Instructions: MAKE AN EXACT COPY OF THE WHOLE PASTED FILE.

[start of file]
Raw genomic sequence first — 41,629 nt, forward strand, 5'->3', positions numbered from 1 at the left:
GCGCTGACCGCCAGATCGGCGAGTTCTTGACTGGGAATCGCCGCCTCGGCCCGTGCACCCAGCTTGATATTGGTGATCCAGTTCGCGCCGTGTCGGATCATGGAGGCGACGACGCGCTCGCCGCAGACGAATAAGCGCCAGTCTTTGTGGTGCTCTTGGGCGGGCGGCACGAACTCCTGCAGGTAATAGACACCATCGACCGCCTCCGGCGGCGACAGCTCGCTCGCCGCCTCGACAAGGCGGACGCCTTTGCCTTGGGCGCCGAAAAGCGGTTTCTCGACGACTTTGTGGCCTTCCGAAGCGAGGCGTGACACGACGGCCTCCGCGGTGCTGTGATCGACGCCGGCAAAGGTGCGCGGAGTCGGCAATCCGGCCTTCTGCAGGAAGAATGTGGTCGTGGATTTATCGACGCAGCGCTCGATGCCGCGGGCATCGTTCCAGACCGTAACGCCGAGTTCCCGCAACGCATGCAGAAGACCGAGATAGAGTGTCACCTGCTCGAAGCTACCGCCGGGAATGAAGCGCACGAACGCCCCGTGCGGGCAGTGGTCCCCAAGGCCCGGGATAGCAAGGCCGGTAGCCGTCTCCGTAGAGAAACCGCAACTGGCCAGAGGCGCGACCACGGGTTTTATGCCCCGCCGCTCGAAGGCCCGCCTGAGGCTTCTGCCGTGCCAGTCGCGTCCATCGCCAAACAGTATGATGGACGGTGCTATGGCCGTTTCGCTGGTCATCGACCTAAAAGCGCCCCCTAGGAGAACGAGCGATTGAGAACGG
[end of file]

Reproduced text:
Raw genomic sequence first — 41,629 nt, forward strand, 5'->3', positions numbered from 1 at the left:
GCGCTGACCGCCAGATCGGCGAGTTCTTGACTGGGAATCGCCGCCTCGGCCCGTGCACCCAGCTTGATATTGGTGATCCAGTTCGCGCCGTGTCGGATCATGGAGGCGACGACGCGCTCGCCGCAGACGAATAAGCGCCAGTCTTTGTGGTGCTCTTGGGCGGGCGGCACGAACTCCTGCAGGTAATAGACACCATCGACCGCCTCCGGCGGCGACAGCTCGCTCGCCGCCTCGACAAGGCGGACGCCTTTGCCTTGGGCGCCGAAAAGCGGTTTCTCGACGACTTTGTGGCCTTCCGAAGCGAGGCGTGACACGACGGCCTCCGCGGTGCTGTGATCGACGCCGGCAAAGGTGCGCGGAGTCGGCAATCCGGCCTTCTGCAGGAAGAATGTGGTCGTGGATTTATCGACGCAGCGCTCGATGCCGCGGGCATCGTTCCAGACCGTAACGCCGAGTTCCCGCAACGCATGCAGAAGACCGAGATAGAGTGTCACCTGCTCGAAGCTACCGCCGGGAATGAAGCGCACGAACGCCCCGTGCGGGCAGTGGTCCCCAAGGCCCGGGATAGCAAGGCCGGTAGCCGTCTCCGTAGAGAAACCGCAACTGGCCAGAGGCGCGACCACGGGTTTTATGCCCCGCCGCTCGAAGGCCCGCCTGAGGCTTCTGCCGTGCCAGTCGCGTCCATCGCCAAACAGTATGATGGACGGTGCTATGGCCGTTTCGCTGGTCATCGACCTAAAAGCGCCCCCTAGGAGAACGAGCGATTGAGAACGG